“Fashion, I’ll have nothing of it,” announces Wim Wenders in the opening to his 1990 fashion documentary Notebook on Cities and Clothes. It was the year after the Berlin Wall fell, and there is a sense in his introduction, of the German film-maker defending a subject his critics might view as superficial. In a voiceover, Wenders explains that he had been invited to make a short film about the fashion industry by the Centre Pompidou. And while initially dismissive, he found that the idea grew on him – “After all, why not examine fashion… Maybe fashion and cinema had something in common.”
The German film-maker has a specific subject in mind – the Japanese fashion designer Yohji Yamamoto. He recalls buying a jacket that bore Yamamoto’s label, which the moment he put it on, “reminded me of my childhood and my father as if the essence of this memory were tailored into it… What did Yamamoto know about me – about everybody?” When they meet for a series of interviews in Paris and Tokyo, it’s clear the two share an affinity. Yamamoto, like Wenders, has a philosophical turn of mind. He is comfortable extemporising on the importance of cut, cloth, shape and movement. In one scene, the designer speaks at length to the camera about the colour black: “Black is modest and arrogant at the same time. Black is lazy and easy, but mysterious. But above all black says this: I don’t bother you, don’t bother me.” We all know someone who wears nothing but black, as Yamamoto does throughout the film.
Wenders captures Yamamoto’s sense of the beautiful, and his beauty. Yet, there is also a narcissistic quality to the film. Many scenes are diffracted and deferred, as Wenders uses cameras to film more cameras and screens, showing small grainy shots of Yamamoto working in his studio, smoking in the lead up to a catwalk show, or fitting a model. In voiceovers, Wenders debates which camera to use for different scenes, weighing up their respective strengths and weaknesses. The more traditional camera, which he associates with authenticity, is large and distracting, and can only shoot for 60 seconds at a time. Whereas his discreet, electronic camera can be used continuously. It is this sense of being trapped between old and new that comes to inform the film as a whole. Just as Yamamoto’s time is split between Tokyo and Paris, his work is split between traditions of Japanese and Western dress culture. Whether this will prove to be a fertile tension remains unclear – at one point, Yamamoto calmly tells the camera that he feels he has already sung his song.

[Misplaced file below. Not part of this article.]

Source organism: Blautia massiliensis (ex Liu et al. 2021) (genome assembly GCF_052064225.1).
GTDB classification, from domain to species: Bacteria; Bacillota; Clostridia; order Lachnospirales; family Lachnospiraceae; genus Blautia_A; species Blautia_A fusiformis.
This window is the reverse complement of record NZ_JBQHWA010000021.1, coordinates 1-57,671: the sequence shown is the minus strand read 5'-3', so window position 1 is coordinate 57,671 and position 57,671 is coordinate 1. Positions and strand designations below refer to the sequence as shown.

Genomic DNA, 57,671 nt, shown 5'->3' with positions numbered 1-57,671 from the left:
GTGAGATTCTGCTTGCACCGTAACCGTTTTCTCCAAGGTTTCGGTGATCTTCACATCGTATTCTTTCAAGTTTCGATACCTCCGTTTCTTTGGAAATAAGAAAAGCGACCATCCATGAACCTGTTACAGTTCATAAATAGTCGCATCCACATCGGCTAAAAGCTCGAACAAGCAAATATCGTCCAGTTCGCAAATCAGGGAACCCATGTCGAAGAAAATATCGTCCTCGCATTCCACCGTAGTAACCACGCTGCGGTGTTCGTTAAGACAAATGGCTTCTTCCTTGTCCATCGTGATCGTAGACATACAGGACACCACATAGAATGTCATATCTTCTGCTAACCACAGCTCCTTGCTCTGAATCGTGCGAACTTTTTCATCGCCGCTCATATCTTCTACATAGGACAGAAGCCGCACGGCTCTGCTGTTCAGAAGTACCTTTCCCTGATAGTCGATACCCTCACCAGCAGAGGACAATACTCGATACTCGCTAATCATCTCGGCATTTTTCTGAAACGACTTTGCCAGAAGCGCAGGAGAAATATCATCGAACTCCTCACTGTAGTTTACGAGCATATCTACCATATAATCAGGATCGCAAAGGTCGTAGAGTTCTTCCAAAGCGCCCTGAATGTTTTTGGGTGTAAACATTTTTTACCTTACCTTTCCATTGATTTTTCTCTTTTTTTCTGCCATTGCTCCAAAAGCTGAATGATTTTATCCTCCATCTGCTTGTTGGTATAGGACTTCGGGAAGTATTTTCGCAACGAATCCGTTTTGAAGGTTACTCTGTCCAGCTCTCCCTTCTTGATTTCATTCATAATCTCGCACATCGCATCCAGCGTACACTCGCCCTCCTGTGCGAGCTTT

This ruminative video-essay could more helpfully have been titled Notebook on Fashion and Film – keen as it is to find common ground between the two art forms. And while it remains a gorgeous, brief glimpse of Yamamoto’s process, the film too readily spirals off into questions about Wenders’s own obsession, the world of cinema and his own capitulation to a new era, in which “the very notion of the original is obsolete, everything is copy, all distinctions have become arbitrary, no wonder the idea of identity finds itself in such a feeble state.” Nevertheless, for its ambition and intensity, it deserves its place in the fashion film canon.
+Commentary by director Wim Wenders
1.86GB | 1h 21m | 831×480 | mkv